The geometry rationalisation input involved a reference surface in Rhinoceros and Grasshopper programming language to approximate the external face of a glass envelope using a T-spline polygonal surface tool custom-scripted by Zaha Hadid Architects. The secondary input involved using an algorithm to generate a topological mesh to define the exoskeleton pattern. The primary output by Zaha Hadid Architects was the wireframe used to set out the node points, member axes and mean planes of the exoskeleton frame issued to the structural engineer Buro Happold. The secondary output model defined the 3D limits of the structural framing zone as the secondary support for the exoskeleton cladding located outside this zone. The exoskeleton cladding geometry was rationalised with panels axes on planes. The cladding is an offset of the reference surface, the polygonal T-spline geometry approximating the external face of the glass envelope. The emergence of computeraided fabrication significantly recast the entire design and construction process. Apart from the introduction of new tools, it required the breakup of traditional role models as a potential for innovation. The implementation of digital design in practice involves the development of specific tools for geometry development and for data exchange between different disciplines. Specific solutions had to be adapted to meet project requirements. Architectural computation is increasingly used to simulate building performance which includes performance analysis and information about material, tectonics and parameters of production machinery. The further integration of engineering and fabrication logics with the plugin tools represents an additional stage in the evolution of non-standard digital design.

Recent realisations of towers integrating the parametric data model identify the difference between possibilities offered by digital technologies in architectural design and the current capacities of the building industry to realise them. The fact is that in practice, fabrication remains constrained by significant technical limits. These limits can be traced back to Euclidean geometry of standard traditional practices and infrastructure of manufacture that developed from these premises and date to the Industrial Revolution. Hence, to replace conservative methods of construction, it is imperative to reform to new technics and automation. This will require adaptation of site construction technology to the operations of architecture’s latest parametric data model. Ultimately, robotic automation in construction will increase the involvement of an architect in the construction stage, which has the potential to increase the quality and precision of architectural construction. Such automation method will reduce construction timeframe removing requirements for any drawing translation and manual operations.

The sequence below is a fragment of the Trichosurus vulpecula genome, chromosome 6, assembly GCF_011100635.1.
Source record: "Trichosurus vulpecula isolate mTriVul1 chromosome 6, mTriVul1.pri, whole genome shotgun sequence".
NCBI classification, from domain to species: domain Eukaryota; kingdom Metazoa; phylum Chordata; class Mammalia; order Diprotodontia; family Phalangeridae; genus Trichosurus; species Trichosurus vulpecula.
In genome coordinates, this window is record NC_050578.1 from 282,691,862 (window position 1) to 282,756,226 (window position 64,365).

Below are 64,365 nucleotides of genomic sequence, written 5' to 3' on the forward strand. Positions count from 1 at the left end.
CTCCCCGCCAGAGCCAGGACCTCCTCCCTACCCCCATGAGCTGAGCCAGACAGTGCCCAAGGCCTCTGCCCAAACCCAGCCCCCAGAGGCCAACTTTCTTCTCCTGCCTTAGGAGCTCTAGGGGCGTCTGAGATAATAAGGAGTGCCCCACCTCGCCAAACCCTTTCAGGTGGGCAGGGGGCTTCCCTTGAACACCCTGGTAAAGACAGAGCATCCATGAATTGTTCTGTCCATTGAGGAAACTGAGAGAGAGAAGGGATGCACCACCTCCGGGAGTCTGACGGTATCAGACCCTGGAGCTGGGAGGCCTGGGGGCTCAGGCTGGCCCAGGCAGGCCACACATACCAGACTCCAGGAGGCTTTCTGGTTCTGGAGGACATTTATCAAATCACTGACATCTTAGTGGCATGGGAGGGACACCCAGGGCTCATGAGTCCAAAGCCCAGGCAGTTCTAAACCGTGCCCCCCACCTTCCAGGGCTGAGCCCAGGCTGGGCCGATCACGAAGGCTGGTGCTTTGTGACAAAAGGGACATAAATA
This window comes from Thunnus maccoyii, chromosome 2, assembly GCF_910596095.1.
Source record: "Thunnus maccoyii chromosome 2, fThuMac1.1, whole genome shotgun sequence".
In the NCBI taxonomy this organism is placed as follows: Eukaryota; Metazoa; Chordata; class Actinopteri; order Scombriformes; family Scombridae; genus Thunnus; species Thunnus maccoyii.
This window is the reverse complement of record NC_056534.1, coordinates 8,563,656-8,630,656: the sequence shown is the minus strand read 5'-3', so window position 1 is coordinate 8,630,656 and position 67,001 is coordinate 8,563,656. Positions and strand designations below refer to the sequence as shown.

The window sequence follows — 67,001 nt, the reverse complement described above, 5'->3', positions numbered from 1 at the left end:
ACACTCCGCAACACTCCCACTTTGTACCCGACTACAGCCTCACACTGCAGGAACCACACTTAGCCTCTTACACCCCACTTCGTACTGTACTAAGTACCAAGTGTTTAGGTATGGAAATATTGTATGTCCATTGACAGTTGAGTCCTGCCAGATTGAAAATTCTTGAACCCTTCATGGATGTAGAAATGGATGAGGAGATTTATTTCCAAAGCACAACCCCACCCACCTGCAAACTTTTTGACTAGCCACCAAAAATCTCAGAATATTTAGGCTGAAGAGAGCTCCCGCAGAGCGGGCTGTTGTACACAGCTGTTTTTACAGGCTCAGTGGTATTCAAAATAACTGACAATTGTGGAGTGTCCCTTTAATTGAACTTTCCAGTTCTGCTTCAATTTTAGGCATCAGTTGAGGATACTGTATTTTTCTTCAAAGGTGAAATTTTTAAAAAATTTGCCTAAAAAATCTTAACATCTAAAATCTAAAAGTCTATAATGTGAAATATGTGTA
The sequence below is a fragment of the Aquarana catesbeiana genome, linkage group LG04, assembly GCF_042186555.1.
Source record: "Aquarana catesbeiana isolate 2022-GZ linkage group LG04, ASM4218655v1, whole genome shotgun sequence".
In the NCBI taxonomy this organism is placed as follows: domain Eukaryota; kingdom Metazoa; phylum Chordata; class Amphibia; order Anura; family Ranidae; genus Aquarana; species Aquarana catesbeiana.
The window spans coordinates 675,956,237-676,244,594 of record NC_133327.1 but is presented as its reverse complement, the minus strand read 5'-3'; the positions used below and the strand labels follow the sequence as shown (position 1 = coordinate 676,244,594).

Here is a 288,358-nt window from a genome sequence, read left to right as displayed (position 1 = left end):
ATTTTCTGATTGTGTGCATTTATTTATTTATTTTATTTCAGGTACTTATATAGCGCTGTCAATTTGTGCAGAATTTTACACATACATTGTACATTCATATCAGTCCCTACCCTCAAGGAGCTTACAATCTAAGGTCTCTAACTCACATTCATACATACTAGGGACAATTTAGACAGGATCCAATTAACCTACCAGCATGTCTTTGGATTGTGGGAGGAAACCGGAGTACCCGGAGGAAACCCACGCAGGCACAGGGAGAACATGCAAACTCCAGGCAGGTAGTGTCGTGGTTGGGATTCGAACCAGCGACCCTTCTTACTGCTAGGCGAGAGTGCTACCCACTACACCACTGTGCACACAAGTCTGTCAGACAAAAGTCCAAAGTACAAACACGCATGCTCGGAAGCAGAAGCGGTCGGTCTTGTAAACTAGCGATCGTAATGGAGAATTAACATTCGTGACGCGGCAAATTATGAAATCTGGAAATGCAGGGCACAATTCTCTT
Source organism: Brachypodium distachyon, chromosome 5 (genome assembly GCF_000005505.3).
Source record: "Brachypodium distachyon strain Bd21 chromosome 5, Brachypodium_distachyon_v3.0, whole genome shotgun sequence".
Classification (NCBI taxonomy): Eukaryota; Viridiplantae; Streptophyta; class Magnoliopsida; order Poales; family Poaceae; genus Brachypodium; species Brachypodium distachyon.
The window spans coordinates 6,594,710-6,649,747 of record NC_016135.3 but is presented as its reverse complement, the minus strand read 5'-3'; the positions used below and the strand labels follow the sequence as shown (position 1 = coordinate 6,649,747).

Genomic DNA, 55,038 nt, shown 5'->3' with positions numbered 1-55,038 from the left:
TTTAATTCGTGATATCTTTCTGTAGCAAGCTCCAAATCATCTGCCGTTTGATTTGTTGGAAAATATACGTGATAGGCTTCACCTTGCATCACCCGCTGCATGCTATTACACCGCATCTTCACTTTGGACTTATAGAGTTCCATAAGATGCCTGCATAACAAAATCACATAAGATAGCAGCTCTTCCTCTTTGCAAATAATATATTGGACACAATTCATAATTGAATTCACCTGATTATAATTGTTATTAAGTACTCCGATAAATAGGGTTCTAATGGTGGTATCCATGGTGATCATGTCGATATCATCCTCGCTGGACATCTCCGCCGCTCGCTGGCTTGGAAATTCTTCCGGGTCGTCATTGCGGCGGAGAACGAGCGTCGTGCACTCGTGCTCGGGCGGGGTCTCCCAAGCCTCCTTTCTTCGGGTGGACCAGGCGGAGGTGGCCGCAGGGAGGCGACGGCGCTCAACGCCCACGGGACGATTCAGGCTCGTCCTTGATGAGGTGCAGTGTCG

Melika Aljukic is the principal architect of architecture and urban design practice Melika Aljukic Architects. She is a member of the Australian Institute of Architects NSW Chapter Editorial Committee and Heritage Committee. Melika graduated from the UNSW with Bachelor of Architecture First Class Honours and holds a Master in Architecture (Architecture and Urbanism) from the Architectural Association. She is currently a PhD (Architecture) candidate at the University of Sydney and sessional academic at UNSW.

Published online:
2 Mar 2021

Architecture Bulletin
Vol. 77 / No.2
December 2020